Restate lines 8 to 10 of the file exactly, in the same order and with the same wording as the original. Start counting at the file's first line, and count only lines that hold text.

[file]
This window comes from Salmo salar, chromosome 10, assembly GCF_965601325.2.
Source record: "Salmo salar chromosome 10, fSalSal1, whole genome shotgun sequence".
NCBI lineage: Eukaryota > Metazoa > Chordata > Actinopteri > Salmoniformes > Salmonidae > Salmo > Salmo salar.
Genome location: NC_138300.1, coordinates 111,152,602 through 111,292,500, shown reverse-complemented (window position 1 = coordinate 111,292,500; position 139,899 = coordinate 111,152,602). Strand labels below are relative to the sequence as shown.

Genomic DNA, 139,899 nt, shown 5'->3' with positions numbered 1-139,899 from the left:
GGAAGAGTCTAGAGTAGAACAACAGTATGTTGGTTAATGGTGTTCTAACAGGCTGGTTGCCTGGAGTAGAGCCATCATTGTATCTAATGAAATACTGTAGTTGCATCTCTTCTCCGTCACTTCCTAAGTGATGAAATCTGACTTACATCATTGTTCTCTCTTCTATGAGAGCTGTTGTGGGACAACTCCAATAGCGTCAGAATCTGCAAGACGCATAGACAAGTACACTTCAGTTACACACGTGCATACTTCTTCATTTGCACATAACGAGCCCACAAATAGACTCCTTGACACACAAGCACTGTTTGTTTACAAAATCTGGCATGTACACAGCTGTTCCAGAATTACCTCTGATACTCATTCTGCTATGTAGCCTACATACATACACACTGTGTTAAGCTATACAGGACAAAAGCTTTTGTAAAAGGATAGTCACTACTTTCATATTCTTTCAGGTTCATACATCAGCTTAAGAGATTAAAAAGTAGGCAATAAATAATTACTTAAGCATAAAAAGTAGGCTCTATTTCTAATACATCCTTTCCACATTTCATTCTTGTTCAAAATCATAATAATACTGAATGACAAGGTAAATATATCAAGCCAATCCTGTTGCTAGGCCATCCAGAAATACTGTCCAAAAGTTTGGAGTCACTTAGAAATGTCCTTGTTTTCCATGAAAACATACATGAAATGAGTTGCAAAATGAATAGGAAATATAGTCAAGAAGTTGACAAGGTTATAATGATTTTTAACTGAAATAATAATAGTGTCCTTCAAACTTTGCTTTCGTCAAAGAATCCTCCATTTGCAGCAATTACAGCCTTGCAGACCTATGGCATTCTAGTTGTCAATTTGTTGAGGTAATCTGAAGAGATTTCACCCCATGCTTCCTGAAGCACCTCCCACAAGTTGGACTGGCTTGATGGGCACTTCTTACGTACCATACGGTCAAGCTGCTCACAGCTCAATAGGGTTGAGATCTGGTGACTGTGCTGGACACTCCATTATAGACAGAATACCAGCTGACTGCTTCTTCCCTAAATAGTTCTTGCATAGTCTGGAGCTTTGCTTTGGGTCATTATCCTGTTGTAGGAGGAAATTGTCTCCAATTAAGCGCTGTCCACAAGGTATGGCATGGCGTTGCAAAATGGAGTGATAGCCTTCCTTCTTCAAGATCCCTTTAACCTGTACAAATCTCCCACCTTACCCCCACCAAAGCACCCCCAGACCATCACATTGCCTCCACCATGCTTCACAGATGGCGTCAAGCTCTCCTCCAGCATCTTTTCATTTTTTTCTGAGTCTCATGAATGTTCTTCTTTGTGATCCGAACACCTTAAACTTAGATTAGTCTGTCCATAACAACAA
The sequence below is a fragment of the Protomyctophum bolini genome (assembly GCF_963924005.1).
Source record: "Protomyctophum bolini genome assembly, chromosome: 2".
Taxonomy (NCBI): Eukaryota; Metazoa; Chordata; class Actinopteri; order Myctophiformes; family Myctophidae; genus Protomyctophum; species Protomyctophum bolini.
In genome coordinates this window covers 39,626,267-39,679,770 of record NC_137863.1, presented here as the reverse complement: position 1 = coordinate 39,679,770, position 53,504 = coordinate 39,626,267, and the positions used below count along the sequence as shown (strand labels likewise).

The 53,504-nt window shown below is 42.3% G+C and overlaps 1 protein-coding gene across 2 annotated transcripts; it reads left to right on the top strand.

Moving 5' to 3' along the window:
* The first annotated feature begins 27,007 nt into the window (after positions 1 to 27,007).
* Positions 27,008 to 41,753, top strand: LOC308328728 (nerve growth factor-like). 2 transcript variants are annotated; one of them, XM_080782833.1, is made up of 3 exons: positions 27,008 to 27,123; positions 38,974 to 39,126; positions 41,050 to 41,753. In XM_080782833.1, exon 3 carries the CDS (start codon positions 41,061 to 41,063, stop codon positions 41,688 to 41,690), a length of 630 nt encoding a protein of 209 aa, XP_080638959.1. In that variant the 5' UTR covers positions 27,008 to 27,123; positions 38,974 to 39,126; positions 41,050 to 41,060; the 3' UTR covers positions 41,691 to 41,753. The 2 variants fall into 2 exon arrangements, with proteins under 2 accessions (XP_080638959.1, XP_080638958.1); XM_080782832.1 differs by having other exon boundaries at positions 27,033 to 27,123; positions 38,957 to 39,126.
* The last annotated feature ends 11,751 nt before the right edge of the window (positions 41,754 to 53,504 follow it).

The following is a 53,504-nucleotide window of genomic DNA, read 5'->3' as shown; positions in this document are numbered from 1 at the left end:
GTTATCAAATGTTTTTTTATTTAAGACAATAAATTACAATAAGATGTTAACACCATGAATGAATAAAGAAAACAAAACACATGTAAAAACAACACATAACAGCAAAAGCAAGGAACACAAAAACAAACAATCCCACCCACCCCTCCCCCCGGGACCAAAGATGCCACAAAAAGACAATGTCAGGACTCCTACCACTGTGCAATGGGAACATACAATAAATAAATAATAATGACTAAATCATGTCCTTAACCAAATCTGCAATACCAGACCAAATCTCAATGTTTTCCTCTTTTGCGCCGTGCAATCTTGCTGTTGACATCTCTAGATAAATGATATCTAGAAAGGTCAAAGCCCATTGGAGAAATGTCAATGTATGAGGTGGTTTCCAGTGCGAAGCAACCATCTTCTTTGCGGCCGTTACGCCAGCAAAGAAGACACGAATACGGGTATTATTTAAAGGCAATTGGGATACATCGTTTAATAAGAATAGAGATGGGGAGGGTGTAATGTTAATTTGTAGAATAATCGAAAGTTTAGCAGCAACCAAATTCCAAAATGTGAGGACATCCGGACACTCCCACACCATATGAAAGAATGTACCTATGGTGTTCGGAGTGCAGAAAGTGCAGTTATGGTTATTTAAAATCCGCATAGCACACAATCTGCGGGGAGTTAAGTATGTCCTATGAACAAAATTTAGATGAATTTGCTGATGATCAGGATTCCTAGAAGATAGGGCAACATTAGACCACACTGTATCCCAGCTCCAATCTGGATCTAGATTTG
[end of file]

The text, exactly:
Source record: "Protomyctophum bolini genome assembly, chromosome: 2".
Taxonomy (NCBI): Eukaryota; Metazoa; Chordata; class Actinopteri; order Myctophiformes; family Myctophidae; genus Protomyctophum; species Protomyctophum bolini.
In genome coordinates this window covers 39,626,267-39,679,770 of record NC_137863.1, presented here as the reverse complement: position 1 = coordinate 39,679,770, position 53,504 = coordinate 39,626,267, and the positions used below count along the sequence as shown (strand labels likewise).